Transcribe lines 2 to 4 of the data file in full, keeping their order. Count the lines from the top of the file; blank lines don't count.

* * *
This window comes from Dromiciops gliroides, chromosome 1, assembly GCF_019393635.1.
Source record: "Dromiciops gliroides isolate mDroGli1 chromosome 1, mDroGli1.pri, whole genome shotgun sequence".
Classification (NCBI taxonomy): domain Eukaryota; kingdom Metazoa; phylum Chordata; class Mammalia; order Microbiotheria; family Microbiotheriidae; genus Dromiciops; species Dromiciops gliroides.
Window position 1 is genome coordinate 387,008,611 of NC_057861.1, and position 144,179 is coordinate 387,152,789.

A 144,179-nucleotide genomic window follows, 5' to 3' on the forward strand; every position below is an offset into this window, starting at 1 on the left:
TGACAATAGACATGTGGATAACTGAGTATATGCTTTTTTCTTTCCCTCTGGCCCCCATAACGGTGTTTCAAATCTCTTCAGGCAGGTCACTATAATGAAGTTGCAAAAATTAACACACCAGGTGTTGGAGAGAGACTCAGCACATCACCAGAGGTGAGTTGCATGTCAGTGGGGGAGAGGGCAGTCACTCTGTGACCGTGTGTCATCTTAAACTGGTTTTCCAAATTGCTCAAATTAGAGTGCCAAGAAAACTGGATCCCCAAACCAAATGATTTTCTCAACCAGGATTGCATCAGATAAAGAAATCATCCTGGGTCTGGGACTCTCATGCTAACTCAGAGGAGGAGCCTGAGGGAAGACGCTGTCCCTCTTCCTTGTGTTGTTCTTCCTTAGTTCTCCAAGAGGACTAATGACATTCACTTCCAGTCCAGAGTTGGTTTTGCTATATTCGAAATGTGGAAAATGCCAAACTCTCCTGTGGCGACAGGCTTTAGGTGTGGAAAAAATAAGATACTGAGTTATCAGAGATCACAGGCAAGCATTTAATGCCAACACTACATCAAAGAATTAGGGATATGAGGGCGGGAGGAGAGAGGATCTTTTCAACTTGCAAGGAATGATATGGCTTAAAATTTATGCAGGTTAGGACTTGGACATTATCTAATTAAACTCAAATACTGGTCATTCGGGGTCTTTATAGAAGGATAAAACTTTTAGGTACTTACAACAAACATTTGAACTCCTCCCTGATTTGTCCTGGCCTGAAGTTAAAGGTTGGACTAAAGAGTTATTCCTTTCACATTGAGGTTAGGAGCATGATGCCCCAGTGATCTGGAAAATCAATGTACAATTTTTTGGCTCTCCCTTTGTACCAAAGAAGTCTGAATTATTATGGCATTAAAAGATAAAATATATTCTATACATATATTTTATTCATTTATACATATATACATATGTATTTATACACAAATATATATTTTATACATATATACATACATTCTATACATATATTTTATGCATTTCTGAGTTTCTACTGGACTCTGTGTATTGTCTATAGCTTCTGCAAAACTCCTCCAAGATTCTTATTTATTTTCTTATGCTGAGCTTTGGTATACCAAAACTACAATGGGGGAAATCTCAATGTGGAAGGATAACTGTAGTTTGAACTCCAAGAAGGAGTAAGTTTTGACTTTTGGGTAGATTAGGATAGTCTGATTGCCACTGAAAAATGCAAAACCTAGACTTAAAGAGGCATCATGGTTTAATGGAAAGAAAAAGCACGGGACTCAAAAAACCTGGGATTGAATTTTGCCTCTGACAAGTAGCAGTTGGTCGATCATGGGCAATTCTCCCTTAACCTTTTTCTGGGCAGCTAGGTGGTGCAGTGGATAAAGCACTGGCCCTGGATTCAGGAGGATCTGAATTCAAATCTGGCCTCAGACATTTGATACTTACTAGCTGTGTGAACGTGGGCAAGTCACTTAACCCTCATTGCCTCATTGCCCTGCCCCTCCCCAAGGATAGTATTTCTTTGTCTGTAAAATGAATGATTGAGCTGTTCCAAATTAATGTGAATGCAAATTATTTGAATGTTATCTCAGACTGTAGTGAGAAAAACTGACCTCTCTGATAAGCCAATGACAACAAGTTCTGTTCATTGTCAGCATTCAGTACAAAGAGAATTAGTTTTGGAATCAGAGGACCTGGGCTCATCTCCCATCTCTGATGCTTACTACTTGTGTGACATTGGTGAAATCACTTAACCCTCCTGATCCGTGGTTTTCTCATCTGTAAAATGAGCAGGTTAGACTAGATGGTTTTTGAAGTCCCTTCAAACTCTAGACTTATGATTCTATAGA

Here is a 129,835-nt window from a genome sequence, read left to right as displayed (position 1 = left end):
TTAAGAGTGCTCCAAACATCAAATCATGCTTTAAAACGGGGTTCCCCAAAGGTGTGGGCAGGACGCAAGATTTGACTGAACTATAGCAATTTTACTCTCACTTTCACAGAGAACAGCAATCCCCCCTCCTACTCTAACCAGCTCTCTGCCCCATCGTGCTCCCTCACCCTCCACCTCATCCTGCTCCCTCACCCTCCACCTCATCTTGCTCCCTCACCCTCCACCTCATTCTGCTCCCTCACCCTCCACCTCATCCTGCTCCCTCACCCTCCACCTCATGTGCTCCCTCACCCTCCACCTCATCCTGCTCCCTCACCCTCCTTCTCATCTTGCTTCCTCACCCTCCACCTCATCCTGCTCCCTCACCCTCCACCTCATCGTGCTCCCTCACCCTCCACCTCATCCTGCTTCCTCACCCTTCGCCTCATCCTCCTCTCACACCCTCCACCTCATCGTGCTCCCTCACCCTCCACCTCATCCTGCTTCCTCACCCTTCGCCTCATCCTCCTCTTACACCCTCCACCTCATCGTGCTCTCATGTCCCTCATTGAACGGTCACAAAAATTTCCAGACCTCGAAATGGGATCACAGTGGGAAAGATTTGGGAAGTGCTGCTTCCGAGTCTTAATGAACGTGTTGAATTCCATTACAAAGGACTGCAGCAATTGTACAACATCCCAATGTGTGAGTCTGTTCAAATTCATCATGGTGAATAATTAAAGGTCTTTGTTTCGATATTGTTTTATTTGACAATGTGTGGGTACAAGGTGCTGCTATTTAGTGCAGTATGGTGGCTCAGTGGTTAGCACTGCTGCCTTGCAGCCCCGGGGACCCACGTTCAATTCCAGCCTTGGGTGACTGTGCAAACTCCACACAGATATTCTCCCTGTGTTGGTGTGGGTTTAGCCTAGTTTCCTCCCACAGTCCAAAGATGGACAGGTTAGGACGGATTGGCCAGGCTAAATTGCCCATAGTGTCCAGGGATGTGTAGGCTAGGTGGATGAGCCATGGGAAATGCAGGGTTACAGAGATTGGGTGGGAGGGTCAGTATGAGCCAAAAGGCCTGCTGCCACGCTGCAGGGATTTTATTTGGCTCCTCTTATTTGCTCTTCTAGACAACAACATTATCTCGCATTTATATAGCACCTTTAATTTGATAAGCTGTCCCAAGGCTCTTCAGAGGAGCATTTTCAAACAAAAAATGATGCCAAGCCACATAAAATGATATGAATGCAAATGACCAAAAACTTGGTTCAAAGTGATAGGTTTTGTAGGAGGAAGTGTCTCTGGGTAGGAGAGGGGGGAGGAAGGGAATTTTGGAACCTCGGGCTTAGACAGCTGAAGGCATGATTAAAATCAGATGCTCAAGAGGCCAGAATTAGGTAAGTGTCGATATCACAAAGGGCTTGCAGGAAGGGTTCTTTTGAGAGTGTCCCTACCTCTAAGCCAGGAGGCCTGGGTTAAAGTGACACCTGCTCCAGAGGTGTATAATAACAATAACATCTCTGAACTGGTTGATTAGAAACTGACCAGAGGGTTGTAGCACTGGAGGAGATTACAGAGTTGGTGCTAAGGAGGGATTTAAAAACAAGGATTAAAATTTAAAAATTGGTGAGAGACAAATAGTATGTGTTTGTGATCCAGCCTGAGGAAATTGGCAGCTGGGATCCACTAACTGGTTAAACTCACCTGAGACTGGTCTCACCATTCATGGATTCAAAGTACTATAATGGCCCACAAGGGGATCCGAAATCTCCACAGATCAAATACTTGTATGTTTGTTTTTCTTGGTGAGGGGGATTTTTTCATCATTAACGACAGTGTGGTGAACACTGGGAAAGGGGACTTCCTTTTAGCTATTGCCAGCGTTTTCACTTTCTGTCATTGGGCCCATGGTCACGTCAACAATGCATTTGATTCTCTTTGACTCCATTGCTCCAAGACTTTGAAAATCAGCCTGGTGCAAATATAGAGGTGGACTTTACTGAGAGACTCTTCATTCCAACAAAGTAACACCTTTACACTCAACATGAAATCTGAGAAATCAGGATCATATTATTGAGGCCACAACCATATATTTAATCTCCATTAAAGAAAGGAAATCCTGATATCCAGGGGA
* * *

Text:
Source record: "Dromiciops gliroides isolate mDroGli1 chromosome 1, mDroGli1.pri, whole genome shotgun sequence".
Classification (NCBI taxonomy): domain Eukaryota; kingdom Metazoa; phylum Chordata; class Mammalia; order Microbiotheria; family Microbiotheriidae; genus Dromiciops; species Dromiciops gliroides.
Window position 1 is genome coordinate 387,008,611 of NC_057861.1, and position 144,179 is coordinate 387,152,789.